Published within last ten years.

Guy enters machine. Comes out; the world is slightly different. He goes home, finds another guy is living his life. "Oh my god," he realizes, "I'm in a different timeline" and tries to get back.

But copies are made of him each time. Eventually, in remote Wisconsin in winter, each believing they are the true guy, they battle the protagonist to be the one.

In one scene he is in the machine and there is a corridor with many doors. Each a different Chicago, one with excellent public transit.

1 Answer 1


Dark Matter by Blake Crouch. It involves Jason Dessen, a physics professor from Chicago, who is abducted by a version of himself from an alternate reality who wants to take over his life. As the protagonist himself describes it:

“A man of science, a physics professor, is living here in Chicago. He isn’t wildly successful like he always dreamed, but he’s happy, mostly content, and married”—I look at Daniela, thinking of how Ryan described it back at the gallery—“to the woman of his dreams. They have a son. They have a good life. One night, this guy goes to a bar to see an old friend, a college buddy who recently won a prestigious award. On the walk back, something happens. He never makes it home. He’s abducted. The events are murky, but when he finally regains his full presence of mind, he’s in a lab in South Chicago, and everything has changed. His house is different. He’s not a professor anymore. He’s no longer married to this woman."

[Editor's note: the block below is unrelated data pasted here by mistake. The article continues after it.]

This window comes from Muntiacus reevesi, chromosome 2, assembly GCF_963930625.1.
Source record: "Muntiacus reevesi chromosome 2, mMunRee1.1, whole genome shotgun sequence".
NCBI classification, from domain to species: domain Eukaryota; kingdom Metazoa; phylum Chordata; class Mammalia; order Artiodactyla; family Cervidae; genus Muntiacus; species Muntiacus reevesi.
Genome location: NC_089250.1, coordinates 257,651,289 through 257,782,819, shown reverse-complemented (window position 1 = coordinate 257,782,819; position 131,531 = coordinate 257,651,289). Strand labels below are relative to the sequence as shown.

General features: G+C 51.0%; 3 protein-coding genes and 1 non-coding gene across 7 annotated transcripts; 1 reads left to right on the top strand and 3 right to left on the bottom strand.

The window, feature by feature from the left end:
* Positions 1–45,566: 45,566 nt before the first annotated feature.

The machine is described as like a corridor with infinitely repeating doors.

It looks like a corridor, but I think it’s actually the box repeating itself across all possible realities that share the same point in space and time.

He travels to an alternate reality with extensive public transport.

A quarter mile ahead, a series of elegant Y-shaped structures cut across the park at intervals of fifty meters. Only as we draw near do I realize what they are. We ride a lift up to the northbound platform and wait under the heated overhang, now forty feet above the greenway. A digital, interactive map emblazoned with Chicago Transit Authority identifies this route as the Red Line Express, linking South Chicago to Downtown.

After making it back to his own reality the protagonist eventually drives to Wisconsin to avoid alternate copies of himself.

We leave with nothing but the clothes on our backs and a bank envelope filled with cash from our emptied checking and savings accounts. Daniela puts the rental car on our credit card, but every transaction going forward will be cash-only to make us harder to track. By midafternoon, we’re cruising through Wisconsin.


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